At least in the bad old days of the DOT we could take the minister to the woodshed for this kind of stuff. Now all we get is the Innocent Shawn routine where we are assured that the BTA is totally independent of political interference, and this is a Really Good Thing (Big Smile)…..

  4. Triangle Drifter says:

    2.5% is not much. They are used to state taxes at home which are much higher. Better to market at a price that includes all taxes. The add ons are annoying on a bill.

    All well & good for the vacation rentals to pay but the BTA needs to promote them as well as the hotels.

    • Cranberry says:

      Well if 2.5% is not much – would you be ok with paying it for us???

    • Sargasso says:

      If it is not much, then why do it at all?………

      The BTA’s principal mandate ( and the vast majority of it’s budget) is to market the Island on behalf of the ENTIRE tourism sector. This does not and should never be construed to mean, only the Hotels or only the Big Hotels or only the Operators which it has funded. They are supposed to be selling the entire Bermuda Experience and the VR sector should no more be paying this tax than should the Taxis, Tour and Excursion Operators, Retailers, Restaurants, Attraction or Venue Operators, Ground Services Firms or anyone else who derives revenue from serving or selling to Visitors.
      The reason the Hotels pay the tax is because they clearly absorb more resources and benefit more directly than the rest. Just because a Visitor sleeps in a VR bed does not mean that this is true for the VR sector. As things are now, the sector absorbs far, far less resources and gets far, far fewer direct benefits from BTA activities than do the BHA members.

  5. Coffee says:

    Why should the BTA get anything ? Aren’t they a private entity ? Vacation rentals should pay higher land tax , payroll tax and pension . I wouldn’t give the BTA a fr****n dime !

  6. BDA Friend says:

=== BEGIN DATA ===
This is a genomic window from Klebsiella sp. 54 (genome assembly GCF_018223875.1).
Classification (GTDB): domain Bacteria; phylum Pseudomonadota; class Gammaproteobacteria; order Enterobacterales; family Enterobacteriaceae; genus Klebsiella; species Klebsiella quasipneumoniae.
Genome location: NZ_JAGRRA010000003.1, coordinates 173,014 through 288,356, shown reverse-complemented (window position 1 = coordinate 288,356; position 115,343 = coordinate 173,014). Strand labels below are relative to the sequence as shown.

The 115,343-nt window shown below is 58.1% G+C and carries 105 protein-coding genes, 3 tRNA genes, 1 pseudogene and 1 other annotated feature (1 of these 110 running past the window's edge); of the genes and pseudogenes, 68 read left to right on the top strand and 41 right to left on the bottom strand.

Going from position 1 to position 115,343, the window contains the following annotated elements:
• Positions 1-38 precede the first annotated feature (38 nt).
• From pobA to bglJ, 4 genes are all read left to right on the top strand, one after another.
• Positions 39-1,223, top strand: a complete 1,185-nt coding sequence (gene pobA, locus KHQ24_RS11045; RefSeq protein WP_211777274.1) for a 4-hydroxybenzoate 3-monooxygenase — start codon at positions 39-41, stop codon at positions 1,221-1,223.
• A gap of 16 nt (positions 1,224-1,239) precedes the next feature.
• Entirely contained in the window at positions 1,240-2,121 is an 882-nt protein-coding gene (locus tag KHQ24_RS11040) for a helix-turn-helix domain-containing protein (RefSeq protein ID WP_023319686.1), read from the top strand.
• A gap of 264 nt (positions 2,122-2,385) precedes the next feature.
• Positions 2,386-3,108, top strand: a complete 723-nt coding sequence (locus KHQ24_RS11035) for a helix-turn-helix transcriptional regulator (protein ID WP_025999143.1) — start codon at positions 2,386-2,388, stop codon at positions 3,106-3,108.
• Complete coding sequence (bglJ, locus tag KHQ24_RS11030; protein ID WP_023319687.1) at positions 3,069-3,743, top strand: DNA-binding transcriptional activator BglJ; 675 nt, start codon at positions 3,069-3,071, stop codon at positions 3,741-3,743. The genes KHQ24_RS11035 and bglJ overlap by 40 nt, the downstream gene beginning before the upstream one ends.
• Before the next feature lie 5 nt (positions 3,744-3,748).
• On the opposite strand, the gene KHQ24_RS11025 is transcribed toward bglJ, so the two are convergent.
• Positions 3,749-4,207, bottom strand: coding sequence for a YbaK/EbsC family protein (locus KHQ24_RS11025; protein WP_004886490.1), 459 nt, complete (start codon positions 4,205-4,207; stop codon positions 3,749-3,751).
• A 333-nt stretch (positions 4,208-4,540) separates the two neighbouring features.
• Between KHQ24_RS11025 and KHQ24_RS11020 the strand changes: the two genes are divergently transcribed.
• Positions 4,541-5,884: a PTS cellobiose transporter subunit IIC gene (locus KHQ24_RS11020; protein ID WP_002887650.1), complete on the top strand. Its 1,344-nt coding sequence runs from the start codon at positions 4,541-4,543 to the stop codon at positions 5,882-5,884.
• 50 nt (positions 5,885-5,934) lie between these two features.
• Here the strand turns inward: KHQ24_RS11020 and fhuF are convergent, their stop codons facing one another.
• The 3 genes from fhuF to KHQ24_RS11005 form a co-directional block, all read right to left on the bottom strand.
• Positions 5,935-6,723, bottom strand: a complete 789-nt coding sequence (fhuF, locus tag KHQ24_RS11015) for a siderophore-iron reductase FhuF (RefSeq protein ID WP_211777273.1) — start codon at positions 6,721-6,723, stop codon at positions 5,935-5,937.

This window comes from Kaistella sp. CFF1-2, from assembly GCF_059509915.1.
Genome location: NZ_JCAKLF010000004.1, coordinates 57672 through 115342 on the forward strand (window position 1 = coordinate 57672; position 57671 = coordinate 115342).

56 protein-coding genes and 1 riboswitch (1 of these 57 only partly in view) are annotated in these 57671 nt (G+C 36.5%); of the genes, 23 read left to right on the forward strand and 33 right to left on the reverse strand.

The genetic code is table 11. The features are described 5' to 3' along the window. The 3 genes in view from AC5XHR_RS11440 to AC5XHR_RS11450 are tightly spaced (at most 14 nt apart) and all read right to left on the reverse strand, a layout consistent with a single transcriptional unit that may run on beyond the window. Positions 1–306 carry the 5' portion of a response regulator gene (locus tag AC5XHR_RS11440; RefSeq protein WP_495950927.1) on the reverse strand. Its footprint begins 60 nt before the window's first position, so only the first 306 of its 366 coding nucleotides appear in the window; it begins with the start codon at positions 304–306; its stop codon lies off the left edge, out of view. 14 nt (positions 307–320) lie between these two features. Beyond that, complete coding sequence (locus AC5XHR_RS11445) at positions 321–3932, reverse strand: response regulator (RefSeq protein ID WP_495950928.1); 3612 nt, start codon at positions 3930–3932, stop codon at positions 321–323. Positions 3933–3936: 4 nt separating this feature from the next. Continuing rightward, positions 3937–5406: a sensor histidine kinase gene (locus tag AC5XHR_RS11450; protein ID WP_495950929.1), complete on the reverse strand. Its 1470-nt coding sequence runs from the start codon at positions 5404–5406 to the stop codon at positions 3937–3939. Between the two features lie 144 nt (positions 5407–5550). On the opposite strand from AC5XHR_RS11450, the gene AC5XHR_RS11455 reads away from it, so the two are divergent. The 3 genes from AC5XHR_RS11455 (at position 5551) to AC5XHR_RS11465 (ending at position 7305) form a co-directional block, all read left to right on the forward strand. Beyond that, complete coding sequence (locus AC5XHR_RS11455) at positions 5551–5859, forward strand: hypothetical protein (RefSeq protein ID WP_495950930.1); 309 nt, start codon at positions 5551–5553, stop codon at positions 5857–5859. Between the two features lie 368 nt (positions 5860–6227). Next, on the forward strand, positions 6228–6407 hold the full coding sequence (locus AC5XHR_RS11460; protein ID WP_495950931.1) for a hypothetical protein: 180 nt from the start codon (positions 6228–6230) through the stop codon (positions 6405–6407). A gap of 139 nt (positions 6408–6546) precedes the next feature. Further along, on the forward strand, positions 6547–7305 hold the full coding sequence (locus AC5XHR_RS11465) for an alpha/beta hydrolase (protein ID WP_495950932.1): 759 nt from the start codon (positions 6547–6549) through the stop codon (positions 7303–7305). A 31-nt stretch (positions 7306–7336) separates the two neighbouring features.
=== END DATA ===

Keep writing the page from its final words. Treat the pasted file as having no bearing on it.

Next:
The future of tourism is not in back room home rentals. The product in Bermuda is too expensive and stale. It’s uncompetitive.

    • Sargasso says:

      If you find it too expensive and stale, Please don’t come!.

      It is far worse for our Tourism Industry to bring a visitor to the Island who does not value what we have, or cannot afford the price, than it is to have them not come in the first place.

      The thousands of Big Cruise Ship visitors who go home telling horror stories about waiting for buses or ferries and paying $2.75 for a coke or bottled water do terrible damage to our industry as a whole. The problem is not that we cant afford more buses and ferries (we cant) or reduce the cost of a can of soda (we cant); It is that these Visitors expected something we could not provide and were not comfortable with what things cost here.
      This is, by definition, bad marketing and bad management not poor product quality or bad cost control.
      The future of Tourism here, if there is one, lies with refocusing our marketing on people who value those things we bring to the table that no-one else can do as well and who can afford our cost.

      The VR sector has a very strong part to play in this. It provides, by far, the most intimate and personal access to real Bermudians – whether they are a retired couple renting their daughter’s old bedroom or Investors with a couple of condo’s to rent between tenants. People who value this kind of experience tend to be the same ones who value Taxi tours by real Bermudians, Restaurants with real Bermudian Food and real Bermudian staff, Historic venues that are less plastic re-creations and more genuine and staffed by volunteers who are interested rather than ‘associates’ who know little and care less, a clean and (relatively) safe environment that is that way because it reflects the character of it’s people. Not only that but they tell others; in person and otherwise. And, importantly, they find a place they like and they come back; again and again, sometimes for decades.
      There is also some cross-booking and a lot of cross-marketing. People who will book a VR stay for a three weeks or a month will often book a hotel stay for a shorter visit and their positive messages frequently inspire Hotel visitors to return or first time visitors to come and stay in hotels.
      The VR sector is, and will remain, a small part of our offering but the Bermuda experience is not made better by homogeneity, it has always been at it’s best when made up of a diverse mix of different components. In many ways this makes sense since it reflects our people.
      This assumes the OBA has the sense to trash the BTA recommendations and let the VR sector continue to develop without the stifling oversight it calls for.

  7. Watch for sub lets…